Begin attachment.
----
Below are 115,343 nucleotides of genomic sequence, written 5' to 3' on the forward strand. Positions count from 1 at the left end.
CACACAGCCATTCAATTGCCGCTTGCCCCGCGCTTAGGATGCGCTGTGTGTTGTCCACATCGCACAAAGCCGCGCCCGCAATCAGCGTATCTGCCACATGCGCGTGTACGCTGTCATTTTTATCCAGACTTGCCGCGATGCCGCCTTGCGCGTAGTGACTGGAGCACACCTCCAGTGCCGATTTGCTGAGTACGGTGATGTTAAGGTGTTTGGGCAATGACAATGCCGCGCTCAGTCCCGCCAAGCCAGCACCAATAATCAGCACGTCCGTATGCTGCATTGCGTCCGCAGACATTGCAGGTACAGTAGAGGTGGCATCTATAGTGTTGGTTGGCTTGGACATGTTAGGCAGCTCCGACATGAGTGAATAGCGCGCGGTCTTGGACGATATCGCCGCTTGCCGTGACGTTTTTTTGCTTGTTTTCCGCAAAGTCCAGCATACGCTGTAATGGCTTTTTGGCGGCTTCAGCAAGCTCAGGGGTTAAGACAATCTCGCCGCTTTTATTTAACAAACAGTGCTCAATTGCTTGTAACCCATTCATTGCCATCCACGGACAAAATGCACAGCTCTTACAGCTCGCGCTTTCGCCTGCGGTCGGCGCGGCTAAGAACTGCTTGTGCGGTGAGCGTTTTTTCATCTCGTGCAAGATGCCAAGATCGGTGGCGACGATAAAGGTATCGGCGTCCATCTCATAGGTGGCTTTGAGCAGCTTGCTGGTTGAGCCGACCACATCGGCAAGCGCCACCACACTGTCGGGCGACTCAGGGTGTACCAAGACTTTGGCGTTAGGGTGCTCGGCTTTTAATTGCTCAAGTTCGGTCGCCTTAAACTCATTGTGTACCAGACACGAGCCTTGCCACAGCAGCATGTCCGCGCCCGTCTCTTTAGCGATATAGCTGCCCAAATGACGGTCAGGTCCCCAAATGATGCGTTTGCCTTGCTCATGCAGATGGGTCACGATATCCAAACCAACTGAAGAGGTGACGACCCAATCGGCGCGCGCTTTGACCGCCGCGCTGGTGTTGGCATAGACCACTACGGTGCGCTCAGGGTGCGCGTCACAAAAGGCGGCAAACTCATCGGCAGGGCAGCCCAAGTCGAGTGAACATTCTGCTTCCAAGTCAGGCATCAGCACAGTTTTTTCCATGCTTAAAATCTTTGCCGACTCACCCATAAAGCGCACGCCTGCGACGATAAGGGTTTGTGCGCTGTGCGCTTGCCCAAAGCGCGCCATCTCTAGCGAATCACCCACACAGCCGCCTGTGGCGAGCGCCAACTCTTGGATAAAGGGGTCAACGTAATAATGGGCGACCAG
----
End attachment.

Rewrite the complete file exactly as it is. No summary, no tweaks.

Below are 115,343 nucleotides of genomic sequence, written 5' to 3' on the forward strand. Positions count from 1 at the left end.
CACACAGCCATTCAATTGCCGCTTGCCCCGCGCTTAGGATGCGCTGTGTGTTGTCCACATCGCACAAAGCCGCGCCCGCAATCAGCGTATCTGCCACATGCGCGTGTACGCTGTCATTTTTATCCAGACTTGCCGCGATGCCGCCTTGCGCGTAGTGACTGGAGCACACCTCCAGTGCCGATTTGCTGAGTACGGTGATGTTAAGGTGTTTGGGCAATGACAATGCCGCGCTCAGTCCCGCCAAGCCAGCACCAATAATCAGCACGTCCGTATGCTGCATTGCGTCCGCAGACATTGCAGGTACAGTAGAGGTGGCATCTATAGTGTTGGTTGGCTTGGACATGTTAGGCAGCTCCGACATGAGTGAATAGCGCGCGGTCTTGGACGATATCGCCGCTTGCCGTGACGTTTTTTTGCTTGTTTTCCGCAAAGTCCAGCATACGCTGTAATGGCTTTTTGGCGGCTTCAGCAAGCTCAGGGGTTAAGACAATCTCGCCGCTTTTATTTAACAAACAGTGCTCAATTGCTTGTAACCCATTCATTGCCATCCACGGACAAAATGCACAGCTCTTACAGCTCGCGCTTTCGCCTGCGGTCGGCGCGGCTAAGAACTGCTTGTGCGGTGAGCGTTTTTTCATCTCGTGCAAGATGCCAAGATCGGTGGCGACGATAAAGGTATCGGCGTCCATCTCATAGGTGGCTTTGAGCAGCTTGCTGGTTGAGCCGACCACATCGGCAAGCGCCACCACACTGTCGGGCGACTCAGGGTGTACCAAGACTTTGGCGTTAGGGTGCTCGGCTTTTAATTGCTCAAGTTCGGTCGCCTTAAACTCATTGTGTACCAGACACGAGCCTTGCCACAGCAGCATGTCCGCGCCCGTCTCTTTAGCGATATAGCTGCCCAAATGACGGTCAGGTCCCCAAATGATGCGTTTGCCTTGCTCATGCAGATGGGTCACGATATCCAAACCAACTGAAGAGGTGACGACCCAATCGGCGCGCGCTTTGACCGCCGCGCTGGTGTTGGCATAGACCACTACGGTGCGCTCAGGGTGCGCGTCACAAAAGGCGGCAAACTCATCGGCAGGGCAGCCCAAGTCGAGTGAACATTCTGCTTCCAAGTCAGGCATCAGCACAGTTTTTTCCATGCTTAAAATCTTTGCCGACTCACCCATAAAGCGCACGCCTGCGACGATAAGGGTTTGTGCGCTGTGCGCTTGCCCAAAGCGCGCCATCTCTAGCGAATCACCCACACAGCCGCCTGTGGCGAGCGCCAACTCTTGGATAAAGGGGTCAACGTAATAATGGGCGACCAG